She is an assessor at the International Fact-Checking Network (Poynter) and has over two decades’ experience as an international journalist and anchor at CNN International, Bloomberg TV and ABC (Australia). Anne returned to her home city Brisbane in 2018 as an ABC Chief of Staff, and has recently completed her PhD in social media verification education.

“Having taught social media verification and collaborated with Google partners throughout Asia, I’m delighted to join the Google News Initiative training network in Australia, in collaboration with the Walkley’s. The misinformation ecosystem poses many threats to society, but I have seen first-hand important changes in online attitudes and behaviour from students and journalists who are empowered through news literacy and verification knowledge. By staying up-to-date with cutting edge tools and techniques we can all rise to the daily challenge and shine a light into the disinformation darkness.”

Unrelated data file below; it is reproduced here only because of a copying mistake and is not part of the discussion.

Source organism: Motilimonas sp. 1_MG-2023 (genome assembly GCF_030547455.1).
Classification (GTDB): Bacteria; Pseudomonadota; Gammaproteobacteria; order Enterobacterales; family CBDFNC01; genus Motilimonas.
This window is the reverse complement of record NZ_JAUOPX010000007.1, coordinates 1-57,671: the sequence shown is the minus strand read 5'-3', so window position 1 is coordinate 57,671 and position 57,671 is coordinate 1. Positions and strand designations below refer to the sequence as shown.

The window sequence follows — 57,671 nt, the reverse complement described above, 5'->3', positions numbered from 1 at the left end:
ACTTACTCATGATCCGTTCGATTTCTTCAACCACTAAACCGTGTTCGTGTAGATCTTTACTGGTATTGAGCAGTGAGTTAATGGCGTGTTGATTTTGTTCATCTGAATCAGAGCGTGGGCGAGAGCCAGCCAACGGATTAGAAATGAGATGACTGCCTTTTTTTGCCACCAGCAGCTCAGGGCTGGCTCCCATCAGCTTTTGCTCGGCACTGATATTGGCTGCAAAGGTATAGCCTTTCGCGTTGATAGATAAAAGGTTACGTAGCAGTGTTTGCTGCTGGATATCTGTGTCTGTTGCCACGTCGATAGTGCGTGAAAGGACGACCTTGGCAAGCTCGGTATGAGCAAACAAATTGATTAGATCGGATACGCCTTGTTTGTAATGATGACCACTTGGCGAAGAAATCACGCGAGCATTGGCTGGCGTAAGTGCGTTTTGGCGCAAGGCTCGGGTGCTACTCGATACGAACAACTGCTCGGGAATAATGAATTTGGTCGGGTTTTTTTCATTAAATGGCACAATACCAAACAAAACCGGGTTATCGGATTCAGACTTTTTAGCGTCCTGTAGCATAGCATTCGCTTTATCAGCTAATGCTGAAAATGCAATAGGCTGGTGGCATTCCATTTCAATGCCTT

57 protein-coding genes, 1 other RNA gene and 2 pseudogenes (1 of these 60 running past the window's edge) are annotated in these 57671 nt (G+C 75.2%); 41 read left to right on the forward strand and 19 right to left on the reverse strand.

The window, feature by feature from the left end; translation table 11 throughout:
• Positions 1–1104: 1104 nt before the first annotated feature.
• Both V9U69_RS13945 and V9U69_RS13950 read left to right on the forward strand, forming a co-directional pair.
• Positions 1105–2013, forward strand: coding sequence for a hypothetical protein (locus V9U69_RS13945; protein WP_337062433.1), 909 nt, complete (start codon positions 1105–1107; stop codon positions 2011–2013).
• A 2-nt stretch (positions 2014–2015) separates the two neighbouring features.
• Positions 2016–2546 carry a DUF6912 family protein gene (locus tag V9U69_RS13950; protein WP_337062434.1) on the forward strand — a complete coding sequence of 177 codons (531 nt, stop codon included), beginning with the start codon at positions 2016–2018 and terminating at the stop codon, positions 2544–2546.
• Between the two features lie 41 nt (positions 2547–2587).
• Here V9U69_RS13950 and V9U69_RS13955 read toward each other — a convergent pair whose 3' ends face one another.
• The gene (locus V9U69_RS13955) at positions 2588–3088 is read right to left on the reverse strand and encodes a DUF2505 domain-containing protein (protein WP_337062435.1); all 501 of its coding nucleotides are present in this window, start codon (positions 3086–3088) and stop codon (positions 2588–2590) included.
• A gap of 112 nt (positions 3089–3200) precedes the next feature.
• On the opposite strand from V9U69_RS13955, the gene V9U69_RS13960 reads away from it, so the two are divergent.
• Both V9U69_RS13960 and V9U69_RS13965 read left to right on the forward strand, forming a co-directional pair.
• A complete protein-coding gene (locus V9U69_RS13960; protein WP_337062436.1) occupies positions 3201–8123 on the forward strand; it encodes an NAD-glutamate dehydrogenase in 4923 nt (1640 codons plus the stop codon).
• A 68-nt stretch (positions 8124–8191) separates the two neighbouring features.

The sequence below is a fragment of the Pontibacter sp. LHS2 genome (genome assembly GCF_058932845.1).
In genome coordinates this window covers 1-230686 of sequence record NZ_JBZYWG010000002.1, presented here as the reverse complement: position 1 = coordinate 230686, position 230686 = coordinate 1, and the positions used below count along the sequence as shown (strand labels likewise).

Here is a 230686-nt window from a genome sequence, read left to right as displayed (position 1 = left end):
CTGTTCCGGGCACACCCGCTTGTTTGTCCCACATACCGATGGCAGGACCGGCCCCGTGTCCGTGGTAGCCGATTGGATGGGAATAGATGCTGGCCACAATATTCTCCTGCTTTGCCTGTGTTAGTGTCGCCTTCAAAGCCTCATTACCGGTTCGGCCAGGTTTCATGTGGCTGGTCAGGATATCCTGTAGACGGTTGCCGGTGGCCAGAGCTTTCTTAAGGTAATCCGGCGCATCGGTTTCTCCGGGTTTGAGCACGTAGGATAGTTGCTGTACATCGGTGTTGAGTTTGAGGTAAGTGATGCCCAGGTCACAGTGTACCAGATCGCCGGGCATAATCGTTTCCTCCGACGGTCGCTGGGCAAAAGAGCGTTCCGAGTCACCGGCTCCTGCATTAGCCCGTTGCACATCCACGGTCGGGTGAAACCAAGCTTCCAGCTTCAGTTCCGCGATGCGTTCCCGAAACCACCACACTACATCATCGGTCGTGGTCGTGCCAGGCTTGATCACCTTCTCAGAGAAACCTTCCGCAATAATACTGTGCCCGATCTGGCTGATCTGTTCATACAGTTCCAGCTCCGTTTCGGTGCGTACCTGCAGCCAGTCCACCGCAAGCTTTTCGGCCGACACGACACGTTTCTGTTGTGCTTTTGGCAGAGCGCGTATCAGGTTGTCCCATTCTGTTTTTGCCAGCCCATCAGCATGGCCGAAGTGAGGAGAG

Tito Ambyo


Tito Ambyo is an Indonesian/Australian journalist, writer, lecturer and a PhD candidate working on a thesis about digital storytelling and ghost stories in Indonesia. His latest project, Re(lu)minescence, is a collaborative journalism/art exhibition with photographer Madz Rehorek that combines photography, poetry and journalism to explore and present the stories of Fawkner, a suburb in the north of Melbourne, through video projections, paste-ups and photographic installations. His project on teaching journalistic research methods and production through exploring family history with RMIT students, Fact Check Your Mother, won the Ossie Award for ‘Most Innovative Journalism’ in 2017. As a writer, his manuscript for a novella, ‘A Peci for Mamadou’, was shortlisted for the inaugural Deborah Cass Prize. He is currently a lecturer in the Journalism program at RMIT University in Melbourne.